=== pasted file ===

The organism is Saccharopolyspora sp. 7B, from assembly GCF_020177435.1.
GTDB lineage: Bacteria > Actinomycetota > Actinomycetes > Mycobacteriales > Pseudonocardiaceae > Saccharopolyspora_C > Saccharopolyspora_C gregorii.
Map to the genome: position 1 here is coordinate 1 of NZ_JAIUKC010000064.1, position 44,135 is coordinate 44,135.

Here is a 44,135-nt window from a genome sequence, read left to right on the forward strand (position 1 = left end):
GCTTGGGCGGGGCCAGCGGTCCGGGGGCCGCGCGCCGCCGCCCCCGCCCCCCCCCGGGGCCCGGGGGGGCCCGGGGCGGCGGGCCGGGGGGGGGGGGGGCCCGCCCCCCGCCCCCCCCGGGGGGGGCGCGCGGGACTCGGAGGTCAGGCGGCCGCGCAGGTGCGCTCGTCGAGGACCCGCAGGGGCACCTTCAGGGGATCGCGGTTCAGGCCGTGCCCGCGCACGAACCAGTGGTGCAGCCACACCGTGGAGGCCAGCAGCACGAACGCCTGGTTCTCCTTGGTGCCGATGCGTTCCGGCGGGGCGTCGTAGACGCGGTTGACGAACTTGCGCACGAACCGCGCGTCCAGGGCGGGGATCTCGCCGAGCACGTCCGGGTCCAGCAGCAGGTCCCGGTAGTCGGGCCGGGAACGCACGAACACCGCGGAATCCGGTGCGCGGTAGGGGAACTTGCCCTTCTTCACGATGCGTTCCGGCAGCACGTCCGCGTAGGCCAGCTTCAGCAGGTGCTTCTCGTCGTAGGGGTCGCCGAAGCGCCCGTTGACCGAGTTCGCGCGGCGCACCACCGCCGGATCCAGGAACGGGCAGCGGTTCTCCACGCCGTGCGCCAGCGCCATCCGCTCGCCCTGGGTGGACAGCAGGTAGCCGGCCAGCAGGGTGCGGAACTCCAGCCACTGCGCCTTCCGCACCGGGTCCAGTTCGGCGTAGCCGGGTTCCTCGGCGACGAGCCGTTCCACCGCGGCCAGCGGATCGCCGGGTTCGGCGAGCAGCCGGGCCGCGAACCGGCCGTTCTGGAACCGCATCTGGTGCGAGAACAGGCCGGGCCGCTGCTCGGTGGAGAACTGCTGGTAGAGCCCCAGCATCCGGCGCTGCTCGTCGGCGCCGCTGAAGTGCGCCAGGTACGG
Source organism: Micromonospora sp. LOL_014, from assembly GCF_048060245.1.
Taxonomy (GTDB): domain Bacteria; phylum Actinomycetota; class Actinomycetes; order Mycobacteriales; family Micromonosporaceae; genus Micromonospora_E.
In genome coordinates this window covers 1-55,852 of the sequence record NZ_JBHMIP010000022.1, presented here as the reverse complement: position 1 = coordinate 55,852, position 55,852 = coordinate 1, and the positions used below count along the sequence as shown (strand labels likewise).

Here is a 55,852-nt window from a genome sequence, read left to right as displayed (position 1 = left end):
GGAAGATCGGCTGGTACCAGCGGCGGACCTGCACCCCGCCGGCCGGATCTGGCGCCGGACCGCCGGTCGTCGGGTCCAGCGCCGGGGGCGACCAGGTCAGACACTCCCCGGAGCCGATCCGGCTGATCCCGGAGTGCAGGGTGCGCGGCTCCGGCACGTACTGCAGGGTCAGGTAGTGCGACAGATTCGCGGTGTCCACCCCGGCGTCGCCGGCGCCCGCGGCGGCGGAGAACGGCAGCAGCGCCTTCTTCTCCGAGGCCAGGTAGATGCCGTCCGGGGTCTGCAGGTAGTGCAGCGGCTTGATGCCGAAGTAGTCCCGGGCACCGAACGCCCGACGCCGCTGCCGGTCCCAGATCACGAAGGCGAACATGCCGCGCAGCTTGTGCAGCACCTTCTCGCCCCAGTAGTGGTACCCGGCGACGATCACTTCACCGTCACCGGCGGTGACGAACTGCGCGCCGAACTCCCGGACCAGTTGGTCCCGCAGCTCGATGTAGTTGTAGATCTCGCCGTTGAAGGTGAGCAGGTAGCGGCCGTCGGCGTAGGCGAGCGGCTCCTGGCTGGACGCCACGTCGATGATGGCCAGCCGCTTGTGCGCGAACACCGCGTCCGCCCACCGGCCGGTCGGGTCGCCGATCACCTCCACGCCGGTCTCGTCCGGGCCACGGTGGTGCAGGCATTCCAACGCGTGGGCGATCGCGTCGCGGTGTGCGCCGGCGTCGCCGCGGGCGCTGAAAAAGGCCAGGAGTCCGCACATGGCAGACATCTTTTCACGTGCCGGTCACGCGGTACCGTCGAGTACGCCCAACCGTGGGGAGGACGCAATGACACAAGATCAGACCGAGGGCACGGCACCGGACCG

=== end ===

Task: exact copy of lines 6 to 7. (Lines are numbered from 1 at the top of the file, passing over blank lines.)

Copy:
Source organism: Micromonospora sp. LOL_014, from assembly GCF_048060245.1.
Taxonomy (GTDB): domain Bacteria; phylum Actinomycetota; class Actinomycetes; order Mycobacteriales; family Micromonosporaceae; genus Micromonospora_E.